What do skid plates do?
Skid plates are designed to protect your 4×4. Off-roading should be a time for adventure and exploration, so outfitting your 4wd with these parts will ensure a safe and successful journey.
Why do I need skid plates?
Skid plates are a necessity for anyone who takes their truck off-road. Skid plates are heavy duty armor that typically bolt directly to the vehicle to protect important components from harm. From a budgetary and weight perspective, you might elect to start with a specific level of protection and build up as you need. 4×4 are made specifically for off-roading, but while off-roading you may encounter rocks, mud, downed trees, or other hazards that may damage your vehicle. In order to prevent injury to your fragile steering box, gas tank, oil pan, transmission, and transfer case you need skid plates. A variety of different skid plates are available to protect your vehicle, so you can tackle whatever obstacles lie ahead with the peace of mind that you’ll be able to drive home scratch free.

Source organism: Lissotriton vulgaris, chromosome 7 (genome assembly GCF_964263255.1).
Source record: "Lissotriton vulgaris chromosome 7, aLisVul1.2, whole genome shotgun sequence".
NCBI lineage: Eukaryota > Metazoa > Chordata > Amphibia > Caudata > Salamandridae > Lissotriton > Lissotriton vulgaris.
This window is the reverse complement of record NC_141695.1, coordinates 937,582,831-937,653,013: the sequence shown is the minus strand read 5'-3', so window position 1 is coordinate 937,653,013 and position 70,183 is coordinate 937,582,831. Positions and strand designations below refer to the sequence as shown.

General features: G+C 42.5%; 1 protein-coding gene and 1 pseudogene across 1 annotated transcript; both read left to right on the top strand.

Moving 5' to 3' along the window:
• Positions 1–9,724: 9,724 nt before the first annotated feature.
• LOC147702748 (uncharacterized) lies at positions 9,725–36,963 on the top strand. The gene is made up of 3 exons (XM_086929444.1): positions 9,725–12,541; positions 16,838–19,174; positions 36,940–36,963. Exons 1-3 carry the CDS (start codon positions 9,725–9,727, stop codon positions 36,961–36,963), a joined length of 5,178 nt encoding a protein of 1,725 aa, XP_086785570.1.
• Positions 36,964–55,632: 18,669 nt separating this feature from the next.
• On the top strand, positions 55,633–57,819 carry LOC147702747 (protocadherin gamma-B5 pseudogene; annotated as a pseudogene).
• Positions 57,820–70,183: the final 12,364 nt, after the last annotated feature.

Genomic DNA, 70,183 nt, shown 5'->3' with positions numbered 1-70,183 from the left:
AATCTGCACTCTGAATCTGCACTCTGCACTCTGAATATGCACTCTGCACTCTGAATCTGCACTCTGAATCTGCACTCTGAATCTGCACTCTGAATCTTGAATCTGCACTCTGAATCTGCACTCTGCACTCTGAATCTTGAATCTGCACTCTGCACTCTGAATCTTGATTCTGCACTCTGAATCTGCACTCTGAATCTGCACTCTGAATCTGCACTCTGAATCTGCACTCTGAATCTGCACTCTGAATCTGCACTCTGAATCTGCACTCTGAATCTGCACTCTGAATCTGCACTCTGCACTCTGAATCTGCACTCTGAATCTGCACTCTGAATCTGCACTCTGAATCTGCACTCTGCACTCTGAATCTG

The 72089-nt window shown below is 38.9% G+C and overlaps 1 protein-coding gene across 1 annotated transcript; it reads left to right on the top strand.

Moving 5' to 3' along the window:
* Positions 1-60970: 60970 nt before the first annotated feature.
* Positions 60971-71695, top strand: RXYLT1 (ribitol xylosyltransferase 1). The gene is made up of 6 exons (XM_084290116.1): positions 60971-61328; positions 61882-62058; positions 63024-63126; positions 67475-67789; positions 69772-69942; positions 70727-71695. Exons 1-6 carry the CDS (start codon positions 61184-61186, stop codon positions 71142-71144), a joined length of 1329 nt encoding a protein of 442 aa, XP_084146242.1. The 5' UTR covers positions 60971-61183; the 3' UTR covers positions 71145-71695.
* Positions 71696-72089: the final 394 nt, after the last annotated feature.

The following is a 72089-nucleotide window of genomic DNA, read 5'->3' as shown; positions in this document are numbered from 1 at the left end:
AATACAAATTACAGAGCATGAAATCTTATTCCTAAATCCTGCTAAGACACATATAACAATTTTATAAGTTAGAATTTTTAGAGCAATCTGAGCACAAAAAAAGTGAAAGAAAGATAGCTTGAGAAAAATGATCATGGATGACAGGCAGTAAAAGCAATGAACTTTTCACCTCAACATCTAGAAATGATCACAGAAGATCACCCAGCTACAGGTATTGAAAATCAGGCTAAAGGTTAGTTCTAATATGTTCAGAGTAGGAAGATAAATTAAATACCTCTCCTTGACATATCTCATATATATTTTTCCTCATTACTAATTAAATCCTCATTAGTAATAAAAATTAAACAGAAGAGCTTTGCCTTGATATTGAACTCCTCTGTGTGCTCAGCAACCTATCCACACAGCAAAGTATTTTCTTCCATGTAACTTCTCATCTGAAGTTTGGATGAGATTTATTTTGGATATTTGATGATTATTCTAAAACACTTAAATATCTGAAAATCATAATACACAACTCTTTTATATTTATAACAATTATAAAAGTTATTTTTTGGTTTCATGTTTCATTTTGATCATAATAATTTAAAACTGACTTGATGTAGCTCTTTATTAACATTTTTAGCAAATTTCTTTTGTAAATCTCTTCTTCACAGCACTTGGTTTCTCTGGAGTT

What are skid plates made of?
Skid plates are usually made of aluminum or steel. Aluminum skid plates are great when it comes to lightweight materials. They are not as strong as steel and tend to develop holes or rips. Steel skid plates are heavier but stronger than the aluminum plates. They are more likely to dent rather than rip.
Aluminum vs steel
If you drive your truck daily, or like to make long hauls to find your favorite scenic trails, the weight difference between aluminum and steel could be a determining factor in your choice. Steel is substantially heavier than aluminum, and the weight difference can easily have an impact on your gas mileage and high speed handling. If it’s just your trail beater, and you rarely drive it, or you trailer it to the trail head every time, this may not be very important to you.